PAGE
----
SST class airship

From Wikipedia, the free encyclopedia
Jump to: navigation, search
SST class
Role Patrol airship
National origin United Kingdom
Introduction June 1918
Primary user Royal Air Force
Number built 13

The SST (Sea Scout Twin) class of non-rigid airship or "blimp" was developed in Great Britain during World War I from the earlier SS class airship. The main role of these craft was to escort convoys and scout or search for German U-Boats.[1]

Designs were submitted in 1917 for a twin-engined SS class airship, the idea being that should there be an engine failure, the craft would not be rendered helpless and therefore less likely to be lost.[2] The first submission was a failure, but the second showed promise and was put into production. Designated the SST class, the first of 13 examples entered service in June 1918, and the last in May 1919, three of which, S.S.T.9, 11 and 12 were purchased by the US Navy.[3]

The SST used a larger 100,000 cu ft (2,800 m3) envelope than any of the other SS class types, and was equipped with a streamlined and waterproofed car that could accommodate a crew of five.[3] Two 100 hp (75 kW) Sunbeam or 75 hp (56 kW) Rolls-Royce Hawk engines were each mounted on a gantry either side of the car, and drove 9 ft (2.7 m) diameter four-bladed propellers in pusher configuration.[3][4] At 57 mph (92 km/h), the SSTs had a greater top speed than all other SS class types, had the highest useful lift, and could stay airborne for up to two days.[1][5] They were also cheaper to produce and easier to handle than the successful C Star class airship.[4] Three SST were transferred to the Navy in June 1919. No Serial Numbers were assigned and there is no evidence they operated by the Navy.[6] The 3 SST's were transferred to the Army in 1919-1920. The Army operated the SST's until late 1923 or early 1924.[7]

Experiments involving SSTs were carried out at the end of the war; one notable example being SSE.3 (SS Experimental) that had an envelope design known as shape "U.271", the shape from which the hulls of both R100 and R101 were derived.[8]


 United Kingdom
 United States


Data from [3]

General characteristics

  • Crew: 5
  • Length: 165 ft in (50 m)
  • Diameter: 35 ft 6 in (10.8 m)
  • Height: 49 ft in (15 m)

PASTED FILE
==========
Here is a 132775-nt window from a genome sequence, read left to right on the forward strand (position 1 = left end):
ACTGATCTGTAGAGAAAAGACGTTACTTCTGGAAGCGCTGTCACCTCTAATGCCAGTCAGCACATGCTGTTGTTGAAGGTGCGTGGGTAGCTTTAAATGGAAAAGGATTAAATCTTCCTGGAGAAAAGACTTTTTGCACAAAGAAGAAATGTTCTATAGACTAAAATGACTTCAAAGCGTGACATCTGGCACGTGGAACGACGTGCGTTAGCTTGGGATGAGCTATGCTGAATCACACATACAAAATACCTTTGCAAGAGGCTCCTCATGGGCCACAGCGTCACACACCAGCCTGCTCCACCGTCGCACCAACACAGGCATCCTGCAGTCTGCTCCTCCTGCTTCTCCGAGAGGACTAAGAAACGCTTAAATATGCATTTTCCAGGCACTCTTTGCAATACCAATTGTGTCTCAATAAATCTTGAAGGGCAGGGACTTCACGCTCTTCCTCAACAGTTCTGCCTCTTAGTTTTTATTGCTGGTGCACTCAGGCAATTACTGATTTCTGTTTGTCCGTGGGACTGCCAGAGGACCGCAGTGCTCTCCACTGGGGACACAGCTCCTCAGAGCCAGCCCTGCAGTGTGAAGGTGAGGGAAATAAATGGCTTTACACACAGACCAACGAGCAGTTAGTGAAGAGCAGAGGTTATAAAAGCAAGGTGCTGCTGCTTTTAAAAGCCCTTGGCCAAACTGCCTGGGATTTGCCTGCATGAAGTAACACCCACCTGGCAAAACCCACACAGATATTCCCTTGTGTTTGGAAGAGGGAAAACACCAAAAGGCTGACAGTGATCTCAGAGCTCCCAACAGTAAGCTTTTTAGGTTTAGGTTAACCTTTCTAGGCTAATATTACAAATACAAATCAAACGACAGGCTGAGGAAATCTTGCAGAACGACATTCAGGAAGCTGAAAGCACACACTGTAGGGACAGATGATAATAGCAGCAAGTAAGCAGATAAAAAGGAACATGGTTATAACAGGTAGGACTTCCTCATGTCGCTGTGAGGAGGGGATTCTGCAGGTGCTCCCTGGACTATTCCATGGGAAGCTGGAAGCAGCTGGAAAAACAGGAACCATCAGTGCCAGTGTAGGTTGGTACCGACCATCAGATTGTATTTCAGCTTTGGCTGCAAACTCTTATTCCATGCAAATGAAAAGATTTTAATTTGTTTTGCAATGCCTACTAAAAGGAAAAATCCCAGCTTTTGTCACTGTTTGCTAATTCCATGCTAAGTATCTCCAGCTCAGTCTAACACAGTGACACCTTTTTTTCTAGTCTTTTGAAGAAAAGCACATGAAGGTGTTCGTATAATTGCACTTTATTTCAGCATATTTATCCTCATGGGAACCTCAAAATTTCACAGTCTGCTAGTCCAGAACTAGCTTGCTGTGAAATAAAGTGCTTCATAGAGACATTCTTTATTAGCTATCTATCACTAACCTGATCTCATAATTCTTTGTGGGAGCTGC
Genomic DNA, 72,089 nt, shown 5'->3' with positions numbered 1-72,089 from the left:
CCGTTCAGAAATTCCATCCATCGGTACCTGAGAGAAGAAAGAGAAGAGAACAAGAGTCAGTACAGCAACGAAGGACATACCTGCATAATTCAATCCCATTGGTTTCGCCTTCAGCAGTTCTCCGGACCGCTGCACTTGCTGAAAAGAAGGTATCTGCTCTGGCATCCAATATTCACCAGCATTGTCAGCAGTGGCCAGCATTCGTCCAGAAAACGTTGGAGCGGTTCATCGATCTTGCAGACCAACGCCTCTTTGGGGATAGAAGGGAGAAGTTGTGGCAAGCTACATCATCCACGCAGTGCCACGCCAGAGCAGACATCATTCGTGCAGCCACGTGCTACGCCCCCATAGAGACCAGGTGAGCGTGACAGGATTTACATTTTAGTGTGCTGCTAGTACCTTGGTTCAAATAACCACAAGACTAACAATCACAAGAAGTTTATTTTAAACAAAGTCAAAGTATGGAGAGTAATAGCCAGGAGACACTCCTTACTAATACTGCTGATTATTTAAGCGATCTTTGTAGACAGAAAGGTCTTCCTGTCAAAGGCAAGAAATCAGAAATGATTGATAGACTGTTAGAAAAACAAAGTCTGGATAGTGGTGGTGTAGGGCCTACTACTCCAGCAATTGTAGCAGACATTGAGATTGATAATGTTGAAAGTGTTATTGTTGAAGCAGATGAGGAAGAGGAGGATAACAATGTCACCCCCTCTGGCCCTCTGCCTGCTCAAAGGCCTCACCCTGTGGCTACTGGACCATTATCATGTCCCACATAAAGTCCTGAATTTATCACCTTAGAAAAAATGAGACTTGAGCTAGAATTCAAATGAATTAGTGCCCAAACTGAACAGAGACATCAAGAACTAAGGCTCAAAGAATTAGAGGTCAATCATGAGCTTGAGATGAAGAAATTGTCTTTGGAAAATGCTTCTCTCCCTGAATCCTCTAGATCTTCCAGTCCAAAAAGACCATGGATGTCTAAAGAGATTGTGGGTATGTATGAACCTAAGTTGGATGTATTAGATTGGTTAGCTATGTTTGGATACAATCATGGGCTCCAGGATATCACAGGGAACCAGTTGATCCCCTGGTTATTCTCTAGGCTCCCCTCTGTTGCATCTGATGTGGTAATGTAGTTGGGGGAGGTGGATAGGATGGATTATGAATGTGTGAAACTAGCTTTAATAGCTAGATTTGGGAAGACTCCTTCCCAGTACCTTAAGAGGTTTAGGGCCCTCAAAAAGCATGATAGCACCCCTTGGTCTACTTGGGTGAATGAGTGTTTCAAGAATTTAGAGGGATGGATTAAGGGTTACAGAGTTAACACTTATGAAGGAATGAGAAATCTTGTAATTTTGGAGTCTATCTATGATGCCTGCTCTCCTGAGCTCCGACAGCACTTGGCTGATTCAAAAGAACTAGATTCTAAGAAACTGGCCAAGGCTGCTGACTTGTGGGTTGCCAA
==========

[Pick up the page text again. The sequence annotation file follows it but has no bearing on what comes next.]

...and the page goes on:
• Volume: 100,000 ft3 (2,800 m3)
  • Useful lift: 2,240 lb (1,020 kg)
  • Powerplant: 2 × Sunbeam, 100 hp (75 kW) each
or: 2 × Rolls-Royce Hawk, 75 hp (56 kW) each


  • Maximum speed: 57 mph (92 km/h)
  • Rate of climb: 1,200 ft/min (6.1 m/s)

See also[edit]


  1. ^ a b "Submarine Scout Class" Airship Heritage Trust. Retrieved on 25 March 2009.
  2. ^ Whale (2008), p.61.
  3. ^ a b c d "Ship Identification : SST AIRSHIPS". AHT. Retrieved on 26 March 2009.
  4. ^ a b Whale (2008), p.62.
  5. ^ See comparative specifications for all SS class variants
  6. ^ Shock, James R., U.S. Navy Airships 1915-1962, 2001, Atlantis Productions, Edgewater Florida, ISBN 0-9639743-8-6, page 43
  7. ^ Shock, James R., U.S. Army 1908-1942, Airships 1908-1942, 2002, Atlantis Productions, Edgewater Florida, ISBN 0-9639743-9-4, page 49
  8. ^ "Twenty-one Years of Airship Progress" p87 Flight, 3 January 1930 Retrieved on 27 March 2009.
  • Whale, George (2008). British Airships: Past Present and Future. Toronto, Canada: Bastian Books. p. 124. ISBN 0-554-30772-3. 
  • Mowethorpe,, Ces, (1995). Battlebags British Airships of the First World War. Alan Sutton Publishing Limited, Phoenix Mill, Far Trupp, Stroud, Gloucestershire ISBN 0-7509-0989-7. 
  • Shock, James R. (2002). U.S. Army Airships 1908-1942. Atlantis Productions, Edgewater Florida, ISBN 0-9639743-9-4. 
  • Shock, James R. (2001). U.S. Navy Airships 1915-1962. Atlantis Productions, Edgewater Florida, ISBN 0-9639743-8-6. 

External links[edit]